Jennifer Johnson (left) and Heidi Gullickson review some of the materials produced by the Brookings Area Chamber of Commerce. Johnson last month was named executive director of the Brookings Area Convention and Visitors Bureau; Gullickson took over as director of the Chamber earlier this year. Photo by Ken Curley/Register
/ This is the “welcome to Brookings” team – the trio of professionals whose job is to bring visitors and new business to Brookings. They include Al Heuton of the Brookings Economic Development Corporation, Heidi Gullickson (center) of the Chamber of Commerce, and Jennifer Johnson of the Convention and Visitors Bureau. BACC photo
• Chamber, BEDC and CVB work together to tell the ‘Brookings story’
BROOKINGS – BACC … CVB … BEDC … VPC. Who can keep track of all of them?
It’s an alphabet soup of organizations, but they share a common mission and a common message: They’re the “welcome to Brookings” team.
It’s a bit more complex than that, of course, but they’re all part of the city’s “advance guard” who sell what’s unique and attractive about Brookings to businesses considering locating here, and to prospective residents and tourists.
In recent years, the BACC, BEDC and the CVB have become increasingly important to the residents of Brookings, some of whom may have only a hazy idea of what the letters stand for or the services the three agencies provide. The trio has been in the news in recent weeks, the result of a major reorganization of some of their duties and changes in leadership.
The Brookings Area Chamber of Commerce (BACC), the Convention and Visitors Bureau (CVB) and the Brookings Economic Development Corporation (BEDC) are tasked, in one way or another, with making life better in their home community, says Al Heuton, who for the past five years has headed both the Chamber and the economic development arm of the nonprofit corporation.
They seem to be getting the job done.
A careful observer gets the impression that Brookings is on the cusp of something – it’s a city in transition. “Bigger and better” are the words one hears these days. No longer just “the place up the road from Sioux Falls,” the city is attracting more retail stores, new restaurants are opening and manufacturers are expanding.
A burgeoning student population at the university has helped push Brookings into fourth place in the numbers sweepstakes, and the county is already the state’s No. 2 manufacturer. Ongoing research, both public and private, holds the promise of good-paying, high-tech jobs.
More youth sports groups are coming to town to play softball or soccer or hockey, more “name” acts are showing up at the Swiftel Center, more business and professional groups are taking a look at the city as a host for their association meetings.
That kind of activity hasn’t happened all by itself, Heuton points out. Progressive business and political leaders have created the climate, of course, but the alphabet-soup group has had a hand in all of it.
The Chamber was founded here in 1938, “to promote, connect and enrich the Brookings business community.” That remains its key role today under new executive director Heidi Gullickson. The C of C welcomes newcomers, too, and offers leadership and staff training services to its members.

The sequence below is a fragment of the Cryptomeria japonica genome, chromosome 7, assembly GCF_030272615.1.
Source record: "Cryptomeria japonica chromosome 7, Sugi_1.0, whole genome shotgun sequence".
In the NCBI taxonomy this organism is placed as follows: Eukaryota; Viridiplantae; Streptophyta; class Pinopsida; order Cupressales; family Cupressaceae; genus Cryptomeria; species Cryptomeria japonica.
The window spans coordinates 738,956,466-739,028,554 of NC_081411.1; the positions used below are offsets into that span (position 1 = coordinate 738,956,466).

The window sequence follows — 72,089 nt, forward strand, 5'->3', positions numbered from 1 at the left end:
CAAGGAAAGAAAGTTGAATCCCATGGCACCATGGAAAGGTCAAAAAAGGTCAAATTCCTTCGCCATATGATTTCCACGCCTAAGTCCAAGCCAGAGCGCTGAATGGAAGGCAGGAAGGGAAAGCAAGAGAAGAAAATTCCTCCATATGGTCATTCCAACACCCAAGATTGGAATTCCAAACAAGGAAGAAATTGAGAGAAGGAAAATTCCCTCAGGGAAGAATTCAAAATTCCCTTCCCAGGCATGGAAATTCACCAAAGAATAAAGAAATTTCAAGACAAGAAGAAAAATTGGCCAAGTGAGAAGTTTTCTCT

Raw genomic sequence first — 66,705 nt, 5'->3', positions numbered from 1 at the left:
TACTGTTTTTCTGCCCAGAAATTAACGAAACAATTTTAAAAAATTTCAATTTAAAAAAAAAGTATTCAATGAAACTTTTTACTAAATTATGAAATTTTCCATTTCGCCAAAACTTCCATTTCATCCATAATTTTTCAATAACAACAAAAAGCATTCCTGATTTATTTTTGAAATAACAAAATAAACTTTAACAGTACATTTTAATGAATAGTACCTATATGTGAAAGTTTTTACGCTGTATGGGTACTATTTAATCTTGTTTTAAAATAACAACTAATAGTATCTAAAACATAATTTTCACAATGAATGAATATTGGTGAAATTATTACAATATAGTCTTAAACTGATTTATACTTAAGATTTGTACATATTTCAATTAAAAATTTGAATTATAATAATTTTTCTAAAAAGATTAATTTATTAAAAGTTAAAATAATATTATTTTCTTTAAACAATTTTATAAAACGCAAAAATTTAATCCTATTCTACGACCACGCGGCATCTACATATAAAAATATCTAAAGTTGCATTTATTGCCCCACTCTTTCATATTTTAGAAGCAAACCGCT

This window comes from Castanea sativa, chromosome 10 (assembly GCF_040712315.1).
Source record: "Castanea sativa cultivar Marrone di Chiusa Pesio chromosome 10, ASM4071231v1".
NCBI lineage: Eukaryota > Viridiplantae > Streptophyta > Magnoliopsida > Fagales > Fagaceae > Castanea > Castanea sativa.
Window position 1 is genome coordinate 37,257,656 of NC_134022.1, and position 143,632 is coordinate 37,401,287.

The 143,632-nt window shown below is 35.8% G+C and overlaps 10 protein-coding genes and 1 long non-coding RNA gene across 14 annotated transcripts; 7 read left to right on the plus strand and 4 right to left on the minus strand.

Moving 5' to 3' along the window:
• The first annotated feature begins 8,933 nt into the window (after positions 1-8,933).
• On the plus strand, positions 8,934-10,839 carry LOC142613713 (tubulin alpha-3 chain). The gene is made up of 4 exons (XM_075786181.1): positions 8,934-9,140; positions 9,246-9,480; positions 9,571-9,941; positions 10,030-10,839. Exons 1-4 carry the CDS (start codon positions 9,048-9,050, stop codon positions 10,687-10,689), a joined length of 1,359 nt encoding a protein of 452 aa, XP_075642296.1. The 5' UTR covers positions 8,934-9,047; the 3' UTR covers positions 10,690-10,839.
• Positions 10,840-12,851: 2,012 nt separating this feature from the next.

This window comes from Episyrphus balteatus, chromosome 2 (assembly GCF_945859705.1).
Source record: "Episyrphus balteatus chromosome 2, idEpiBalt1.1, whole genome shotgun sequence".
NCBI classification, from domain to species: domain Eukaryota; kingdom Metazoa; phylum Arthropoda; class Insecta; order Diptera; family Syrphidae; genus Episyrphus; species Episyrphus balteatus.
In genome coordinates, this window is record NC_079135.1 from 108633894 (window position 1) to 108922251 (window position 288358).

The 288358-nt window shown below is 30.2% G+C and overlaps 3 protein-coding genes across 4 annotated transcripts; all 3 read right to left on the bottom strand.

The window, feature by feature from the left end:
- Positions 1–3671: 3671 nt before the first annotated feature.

The BEDC is the primary recruiter for business and industry, while the Convention and Visitors Bureau does just what its name implies – it attracts conventions to the community and helps organize gatherings, and it caters to visitors of all kinds, tourists and conventioneers alike.
For most of his time in Brookings, Heuton has served as executive director of both the Chamber and BEDC, but that’s all changed this year.
“I’m going back to what I was hired to do,” says Heuton, who relinquished his Chamber duties to Gullickson earlier this year, and just two weeks ago, Jennifer Johnson was brought aboard as executive director of the Convention and Visitors Bureau.
One of Heuton’s directives when he signed on was to reinvigorate both the Chamber and the CVB.
“They had eliminated the CVB board and the city had appointed the VPC (Visitor Promotion Committee), so the first thing I did was have a strategy session to look at our areas of focus –to see if things were worth the time and effort we were putting into them,” Heuton recalls.
One of Heuton’s first tasks was to revive a moribund SDSU Day at the Capital. An important link between the community and lawmakers, SDSU Day now buses more than 100 Brookings leaders to each legislative session.
It’s made a difference in Pierre, Heuton says.
He and his board also revamped the Chamber’s leadership program, changing the curriculum and bringing it back in house. It’s one of the more popular business/community programs offered in Brookings.
“And we helped establish a high level of cooperation between the Chamber and the BEDC,” Heuton adds. “We have a joint management committee which we’ve now expanded to include the CVB board.”
He’s worked, he says, “to develop a lot of relationships with the programs.”
Fulltime for BEDC
Heuton will now devote his full attention to the BEDC, which has been a high-profile operation in recent months with the Bel Brands announcement. But this agency works year-round behind the scenes to help the community prosper – chiefly through attracting new business and industry, but in a variety of other ways. It responds to business inquiries, does statistical analysis and demographic studies of the changing community and assists manufacturers seeking funding for expansion or workforce development.